To the sounds! Actually, I think the sounds aren't the second most important sense in this city. The smells are. Usually, the smells were delicious wafts of what was most probably tagine and charcoal infusing into red meat. Sadly, even these smells were vaguely reminiscent of food poisoning and served as a reminder that it was probably unwise to follow your nose if you wanted to avoid a stomach ache. (We did manage to avoid digestive tract related unpleasantries. Although we had to resort to some quite extreme measures to achieve this. Enough about that.) I'm not sure it's accurate to say that the pleasant smells were the most common. I think the most common was the whiff of putrefying garbage mixed with sweat. While this would be something to avoid in London, in Marrakech it just reminded me that I was exploring a different (frequently less sanitary) culture. Also, it reminded me of Bangladesh and got me thinking that maybe Bangladesh would be a nice country to visit if I wasn't in a quasi-prison. That's clearly my rose tints talking but whatever.

I have to admit, the starkly new atmosphere took a little getting used to. I felt overwhelmed and slightly frightened on the first evening. We were on the main Djema al Fna square which I think could be not-inaccurately described as the heart of the medina. But I don't mean the symmetrical Hallmarks heart. I mean the visceral, 'a heart is a fist wrapped in blood' Closer type of heart. At night, there's an odd contrast between the almost pitch black of the sky contrasted with the glaring lights that illuminate the faces of the various vendors. They're as aggressive as the vendors themselves who I often found very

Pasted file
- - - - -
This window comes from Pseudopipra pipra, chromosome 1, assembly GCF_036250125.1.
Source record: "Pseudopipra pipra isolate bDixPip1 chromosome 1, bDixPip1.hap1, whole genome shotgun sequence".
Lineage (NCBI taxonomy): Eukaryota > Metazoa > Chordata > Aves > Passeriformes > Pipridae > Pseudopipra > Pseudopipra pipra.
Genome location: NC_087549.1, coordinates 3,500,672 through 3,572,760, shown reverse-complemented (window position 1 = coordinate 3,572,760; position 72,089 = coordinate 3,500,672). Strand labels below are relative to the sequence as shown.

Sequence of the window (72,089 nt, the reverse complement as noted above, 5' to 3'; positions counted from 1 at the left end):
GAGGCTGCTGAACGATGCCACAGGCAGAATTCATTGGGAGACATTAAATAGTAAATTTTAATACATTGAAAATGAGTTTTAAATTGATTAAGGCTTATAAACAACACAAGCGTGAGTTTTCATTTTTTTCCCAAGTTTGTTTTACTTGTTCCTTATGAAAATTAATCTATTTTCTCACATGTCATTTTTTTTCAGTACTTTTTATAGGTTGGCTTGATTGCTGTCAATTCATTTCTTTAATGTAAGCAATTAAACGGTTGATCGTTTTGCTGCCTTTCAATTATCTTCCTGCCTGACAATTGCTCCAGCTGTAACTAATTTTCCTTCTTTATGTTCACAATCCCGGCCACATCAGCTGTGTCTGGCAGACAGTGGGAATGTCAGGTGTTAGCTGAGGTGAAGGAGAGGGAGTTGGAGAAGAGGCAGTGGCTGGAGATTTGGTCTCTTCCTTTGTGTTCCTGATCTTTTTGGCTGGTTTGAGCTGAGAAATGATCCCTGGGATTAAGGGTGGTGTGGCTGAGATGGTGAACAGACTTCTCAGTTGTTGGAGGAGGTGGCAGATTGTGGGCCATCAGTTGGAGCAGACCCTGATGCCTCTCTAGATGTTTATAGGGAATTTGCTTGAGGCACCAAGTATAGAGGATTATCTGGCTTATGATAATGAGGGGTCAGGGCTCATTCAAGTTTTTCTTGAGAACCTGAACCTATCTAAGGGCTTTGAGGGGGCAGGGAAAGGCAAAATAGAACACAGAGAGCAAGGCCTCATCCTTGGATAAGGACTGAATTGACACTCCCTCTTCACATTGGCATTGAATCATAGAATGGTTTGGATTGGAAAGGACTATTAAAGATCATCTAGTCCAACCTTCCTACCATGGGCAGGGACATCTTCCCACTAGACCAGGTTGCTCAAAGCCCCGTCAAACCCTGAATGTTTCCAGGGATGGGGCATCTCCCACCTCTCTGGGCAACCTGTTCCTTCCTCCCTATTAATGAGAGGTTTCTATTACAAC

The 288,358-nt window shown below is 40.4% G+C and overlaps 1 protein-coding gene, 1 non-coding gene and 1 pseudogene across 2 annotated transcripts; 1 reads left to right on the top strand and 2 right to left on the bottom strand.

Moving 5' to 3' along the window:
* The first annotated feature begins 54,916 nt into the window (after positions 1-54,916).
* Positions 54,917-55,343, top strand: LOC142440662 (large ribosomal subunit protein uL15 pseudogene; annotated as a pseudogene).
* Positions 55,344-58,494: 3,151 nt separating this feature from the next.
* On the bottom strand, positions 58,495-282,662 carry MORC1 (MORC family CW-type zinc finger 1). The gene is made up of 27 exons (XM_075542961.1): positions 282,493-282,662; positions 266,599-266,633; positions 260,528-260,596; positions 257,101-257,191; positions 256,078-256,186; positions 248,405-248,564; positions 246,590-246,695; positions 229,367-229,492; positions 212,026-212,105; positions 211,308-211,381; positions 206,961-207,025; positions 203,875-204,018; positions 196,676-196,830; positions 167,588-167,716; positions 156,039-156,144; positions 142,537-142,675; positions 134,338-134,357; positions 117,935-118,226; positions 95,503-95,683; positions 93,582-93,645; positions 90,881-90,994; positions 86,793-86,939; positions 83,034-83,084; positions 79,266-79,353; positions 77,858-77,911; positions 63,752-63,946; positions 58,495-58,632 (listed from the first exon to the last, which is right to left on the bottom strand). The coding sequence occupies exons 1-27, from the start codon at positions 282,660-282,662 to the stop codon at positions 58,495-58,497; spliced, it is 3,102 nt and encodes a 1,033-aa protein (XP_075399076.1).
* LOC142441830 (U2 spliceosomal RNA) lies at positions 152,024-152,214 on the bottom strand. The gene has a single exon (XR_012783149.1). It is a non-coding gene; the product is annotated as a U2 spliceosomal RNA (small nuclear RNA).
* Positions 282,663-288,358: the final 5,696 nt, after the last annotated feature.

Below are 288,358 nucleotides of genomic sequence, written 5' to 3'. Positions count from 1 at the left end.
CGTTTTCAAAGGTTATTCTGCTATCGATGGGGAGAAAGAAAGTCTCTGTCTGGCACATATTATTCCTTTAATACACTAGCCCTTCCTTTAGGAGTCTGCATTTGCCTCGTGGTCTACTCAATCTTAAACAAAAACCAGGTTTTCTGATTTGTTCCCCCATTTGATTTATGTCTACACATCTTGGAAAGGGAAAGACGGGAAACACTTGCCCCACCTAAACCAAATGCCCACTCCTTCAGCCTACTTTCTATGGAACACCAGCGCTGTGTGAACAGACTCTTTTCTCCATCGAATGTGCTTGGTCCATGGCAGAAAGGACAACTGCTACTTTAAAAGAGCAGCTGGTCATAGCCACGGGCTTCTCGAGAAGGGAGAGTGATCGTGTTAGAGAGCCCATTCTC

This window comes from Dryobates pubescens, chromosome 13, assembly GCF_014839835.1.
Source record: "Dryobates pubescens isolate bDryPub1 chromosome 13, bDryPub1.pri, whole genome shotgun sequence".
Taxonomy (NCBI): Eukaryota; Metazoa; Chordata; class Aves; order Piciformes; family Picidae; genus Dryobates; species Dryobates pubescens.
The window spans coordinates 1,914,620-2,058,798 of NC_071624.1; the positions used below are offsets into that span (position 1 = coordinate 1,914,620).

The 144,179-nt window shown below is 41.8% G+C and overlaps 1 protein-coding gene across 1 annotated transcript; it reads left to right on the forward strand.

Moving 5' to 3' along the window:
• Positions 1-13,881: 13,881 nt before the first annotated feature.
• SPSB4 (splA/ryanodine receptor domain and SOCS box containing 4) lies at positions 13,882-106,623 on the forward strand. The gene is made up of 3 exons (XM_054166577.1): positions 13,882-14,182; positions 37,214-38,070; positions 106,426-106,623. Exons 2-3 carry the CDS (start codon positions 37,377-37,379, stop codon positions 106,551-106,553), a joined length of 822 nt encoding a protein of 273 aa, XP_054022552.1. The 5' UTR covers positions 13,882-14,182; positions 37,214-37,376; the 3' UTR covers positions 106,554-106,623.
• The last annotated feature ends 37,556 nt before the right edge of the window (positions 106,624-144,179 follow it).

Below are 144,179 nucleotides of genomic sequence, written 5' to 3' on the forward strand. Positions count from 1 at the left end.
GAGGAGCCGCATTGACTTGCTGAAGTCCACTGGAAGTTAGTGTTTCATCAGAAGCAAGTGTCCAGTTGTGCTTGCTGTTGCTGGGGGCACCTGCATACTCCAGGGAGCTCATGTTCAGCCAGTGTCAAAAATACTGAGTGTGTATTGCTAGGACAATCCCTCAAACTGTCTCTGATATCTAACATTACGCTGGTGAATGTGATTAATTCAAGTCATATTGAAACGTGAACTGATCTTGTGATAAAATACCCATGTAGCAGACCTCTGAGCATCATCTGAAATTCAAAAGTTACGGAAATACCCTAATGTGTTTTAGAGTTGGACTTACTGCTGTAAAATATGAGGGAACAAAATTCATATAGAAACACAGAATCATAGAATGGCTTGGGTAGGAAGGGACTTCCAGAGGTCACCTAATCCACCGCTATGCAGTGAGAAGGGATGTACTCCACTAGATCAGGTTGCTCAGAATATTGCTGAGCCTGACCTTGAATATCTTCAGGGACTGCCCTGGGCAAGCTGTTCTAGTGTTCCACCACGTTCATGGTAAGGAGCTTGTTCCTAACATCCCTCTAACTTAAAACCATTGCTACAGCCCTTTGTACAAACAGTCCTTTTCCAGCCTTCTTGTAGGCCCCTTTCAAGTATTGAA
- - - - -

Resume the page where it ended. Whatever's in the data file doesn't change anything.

intimidating. Finding the line between firm but not offensive was difficult and that was what we were learning to do on the first night. We did not pick up the skill quickly and that meant hearing a fair few misogynistic comments. This primed (Kahneman was my holiday book) to feeling distrustful of Aicha's stall, our first stop for dinner. Possibly the skewers of meat lying out like the TOWIE cast on their sunbeds also had that effect: I was very apprehensive but trying to remind myself of the Tripadvisor assurances that it was 'very clean'. And it was certainly very delicious. Bastilla was a little clumsily sweet for my tastes but the fish was just coated and still moistly fresh. I think the vegetable cous cous was nothing to write home about but mellow enough.

I felt emboldened that the night's meal hadn't had any ill effects and regretful that I hadn't had more of an appetite due to my fear. It meant that I approached our further meals in Marrakech at Chez Chegrouni and Bakchich Cafe with more gusto though. I recognise that the tagines at both the establishments were a real treat compared to what Moroccan food we can find in the UK but I'm still too tagined out to summon much enthusiasm for them at the moment. I will say that Bakchich had the most tender and moreish tagine I've ever had though.